YOU CAN EDIT THIS PAGE! Just click any blue "Edit" link and start writing!

Editing Pemba Island

Jump to: navigation, search

Warning: You are not logged in. Your IP address will be publicly visible if you make any edits. If you log in or create an account, your edits will be attributed to your username, along with other benefits.

The edit can be undone. Please check the comparison below to verify that this is what you want to do, and then save the changes below to finish undoing the edit.
Latest revision Your text
Line 7: Line 7:
  
 
==Cities==
 
==Cities==
* [[Chake Chake]] is the largest town on Pemba. It is located on the southern half of the island. It has a small airport from which bush planes run daily flights to Zanzibar (Unguja) and Dar es Salaam, and several small hotels and guest houses.
+
* [[Chake Chake]] - Airport
  
* [[Wete]] is a town located on the northern half of Pemba Island. It is smaller than Chake Chake by a considerable margin, but is still a reasonably large town by Pemban standards. It has a few hotels and guest houses, but they are harder to find than the ones in Chake Chake.
+
* [[Wete]]
  
 
==Other destinations==
 
==Other destinations==
  
 
==Understand==
 
==Understand==
Pemba Island is 99% Muslim and 1% Non-Muslim.  Though not a safety concern, it is recommended that women travel with long skirts, covered shoulders and a head scarf out of respect for the local tradition.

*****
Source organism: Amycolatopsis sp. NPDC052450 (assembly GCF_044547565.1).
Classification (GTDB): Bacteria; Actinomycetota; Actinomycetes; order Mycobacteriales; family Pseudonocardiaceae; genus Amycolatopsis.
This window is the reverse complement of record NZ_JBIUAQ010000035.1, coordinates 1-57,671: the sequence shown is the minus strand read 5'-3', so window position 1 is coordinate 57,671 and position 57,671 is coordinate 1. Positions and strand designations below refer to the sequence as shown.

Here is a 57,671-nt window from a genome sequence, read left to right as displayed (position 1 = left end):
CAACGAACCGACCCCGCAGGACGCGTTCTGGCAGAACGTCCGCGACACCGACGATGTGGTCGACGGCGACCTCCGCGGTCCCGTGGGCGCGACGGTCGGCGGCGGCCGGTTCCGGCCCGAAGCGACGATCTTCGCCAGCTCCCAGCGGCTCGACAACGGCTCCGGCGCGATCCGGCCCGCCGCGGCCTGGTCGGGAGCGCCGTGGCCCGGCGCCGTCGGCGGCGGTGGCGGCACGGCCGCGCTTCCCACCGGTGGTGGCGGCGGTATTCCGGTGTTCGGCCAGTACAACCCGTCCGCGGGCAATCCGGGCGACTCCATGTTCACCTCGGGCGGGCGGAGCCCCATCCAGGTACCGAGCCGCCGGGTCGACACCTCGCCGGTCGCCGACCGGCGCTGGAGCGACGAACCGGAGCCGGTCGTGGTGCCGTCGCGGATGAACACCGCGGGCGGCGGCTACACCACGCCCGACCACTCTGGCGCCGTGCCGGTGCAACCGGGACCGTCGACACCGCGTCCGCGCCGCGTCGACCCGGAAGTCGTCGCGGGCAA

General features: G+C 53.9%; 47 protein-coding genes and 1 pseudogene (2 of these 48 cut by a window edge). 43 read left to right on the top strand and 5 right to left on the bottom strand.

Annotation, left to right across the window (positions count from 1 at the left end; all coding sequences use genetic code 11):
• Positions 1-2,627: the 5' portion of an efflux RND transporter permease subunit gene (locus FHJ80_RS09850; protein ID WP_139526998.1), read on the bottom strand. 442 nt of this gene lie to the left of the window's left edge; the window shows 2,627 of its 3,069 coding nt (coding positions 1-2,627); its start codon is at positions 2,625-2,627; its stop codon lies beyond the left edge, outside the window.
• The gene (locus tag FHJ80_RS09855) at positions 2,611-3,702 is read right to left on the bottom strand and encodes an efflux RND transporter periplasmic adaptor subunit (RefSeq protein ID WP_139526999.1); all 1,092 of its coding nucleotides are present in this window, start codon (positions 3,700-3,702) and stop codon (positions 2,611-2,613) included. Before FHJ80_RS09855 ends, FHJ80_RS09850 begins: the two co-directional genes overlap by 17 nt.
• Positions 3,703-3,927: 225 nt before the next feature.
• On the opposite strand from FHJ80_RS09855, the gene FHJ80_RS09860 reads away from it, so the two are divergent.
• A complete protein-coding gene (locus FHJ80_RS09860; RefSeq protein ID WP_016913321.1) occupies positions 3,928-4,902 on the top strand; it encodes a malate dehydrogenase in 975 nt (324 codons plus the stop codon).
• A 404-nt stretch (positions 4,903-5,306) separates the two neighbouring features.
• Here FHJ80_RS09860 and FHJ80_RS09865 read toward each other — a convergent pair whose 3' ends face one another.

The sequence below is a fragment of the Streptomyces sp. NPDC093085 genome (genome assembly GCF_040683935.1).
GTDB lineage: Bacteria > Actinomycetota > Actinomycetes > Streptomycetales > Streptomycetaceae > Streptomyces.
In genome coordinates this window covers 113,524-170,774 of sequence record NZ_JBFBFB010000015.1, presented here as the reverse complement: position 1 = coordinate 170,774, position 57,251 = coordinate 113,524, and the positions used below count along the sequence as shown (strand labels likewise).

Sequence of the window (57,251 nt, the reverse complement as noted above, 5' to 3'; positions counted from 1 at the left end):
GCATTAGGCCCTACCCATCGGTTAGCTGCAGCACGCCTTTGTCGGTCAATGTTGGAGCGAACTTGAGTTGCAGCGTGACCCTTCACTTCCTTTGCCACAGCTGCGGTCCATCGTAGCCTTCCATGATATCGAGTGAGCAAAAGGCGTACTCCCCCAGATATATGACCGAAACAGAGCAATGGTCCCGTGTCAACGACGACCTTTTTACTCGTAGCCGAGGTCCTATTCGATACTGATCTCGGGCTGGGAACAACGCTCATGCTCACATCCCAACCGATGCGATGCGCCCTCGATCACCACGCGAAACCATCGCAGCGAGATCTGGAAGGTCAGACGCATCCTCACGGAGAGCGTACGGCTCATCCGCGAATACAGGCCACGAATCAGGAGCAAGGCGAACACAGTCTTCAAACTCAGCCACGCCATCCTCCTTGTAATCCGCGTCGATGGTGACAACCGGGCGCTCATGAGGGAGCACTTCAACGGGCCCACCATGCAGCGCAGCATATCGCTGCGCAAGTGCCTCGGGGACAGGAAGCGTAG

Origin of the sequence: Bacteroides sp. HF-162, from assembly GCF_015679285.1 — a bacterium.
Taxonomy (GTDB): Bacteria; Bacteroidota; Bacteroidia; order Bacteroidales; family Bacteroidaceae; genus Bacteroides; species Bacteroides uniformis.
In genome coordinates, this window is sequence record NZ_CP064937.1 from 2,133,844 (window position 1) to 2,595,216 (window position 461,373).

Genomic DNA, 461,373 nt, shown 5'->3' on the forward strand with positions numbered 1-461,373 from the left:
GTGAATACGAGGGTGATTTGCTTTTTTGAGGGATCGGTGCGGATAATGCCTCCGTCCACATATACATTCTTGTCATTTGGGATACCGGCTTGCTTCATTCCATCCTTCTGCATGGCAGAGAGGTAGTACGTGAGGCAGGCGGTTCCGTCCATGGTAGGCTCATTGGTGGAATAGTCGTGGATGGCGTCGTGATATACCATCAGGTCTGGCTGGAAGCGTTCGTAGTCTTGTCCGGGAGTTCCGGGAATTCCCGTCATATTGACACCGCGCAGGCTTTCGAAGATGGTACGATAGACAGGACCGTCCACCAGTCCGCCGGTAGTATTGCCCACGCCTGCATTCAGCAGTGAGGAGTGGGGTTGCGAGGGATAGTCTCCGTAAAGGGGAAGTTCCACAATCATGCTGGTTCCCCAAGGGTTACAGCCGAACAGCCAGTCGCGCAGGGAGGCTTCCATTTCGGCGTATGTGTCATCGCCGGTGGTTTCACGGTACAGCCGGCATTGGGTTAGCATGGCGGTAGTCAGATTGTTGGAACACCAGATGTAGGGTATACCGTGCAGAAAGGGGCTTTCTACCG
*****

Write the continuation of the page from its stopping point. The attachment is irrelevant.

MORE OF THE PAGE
+
Pemba is mostly Muslim.  It is recommended that women travel with long skirts, covered shoulders and a head scarf.
 
 
Pemba is considerably poorer and less developed than its neighboring Zanzibar (Unguja). Public toilets are essentially non-existent, and toilet paper is only found in the high-end hotels. Bring your own if you're staying at a guest house, and always use the restroom before heading out for the day unless you're comfortable joining the locals in public urination.
 
  
 
==Talk==
 
==Talk==
Line 22: Line 20:
  
 
==Get in==
 
==Get in==
There is an often-used airport just outside of Chake Chake that has daily flights both to and from Zanzibar (Unguja) and Dar es Salaam for about 100,000 shillingi one-way. A cheaper alternative is a direct ferry from Dar es Salaam, although it leaves only twice a week and may not be suitable for strict schedules. There is also a direct ferry from Tanga that runs ''very'' infrequently and often stops running completely for weeks at a time. Note that the ferries are poorly maintained and have sunk before, resulting in massive numbers of fatalities. If you insist on taking a ferry, ''do not ride the night ferries.''
+
Rarely used airport just outside of Chake Chake for small planes. Another method of getting to Pemba which more commonly and widely preferred is by boat.
 
 
You can purchase tickets for both the planes and the ferries at ticket offices in Chake Chake and Wete.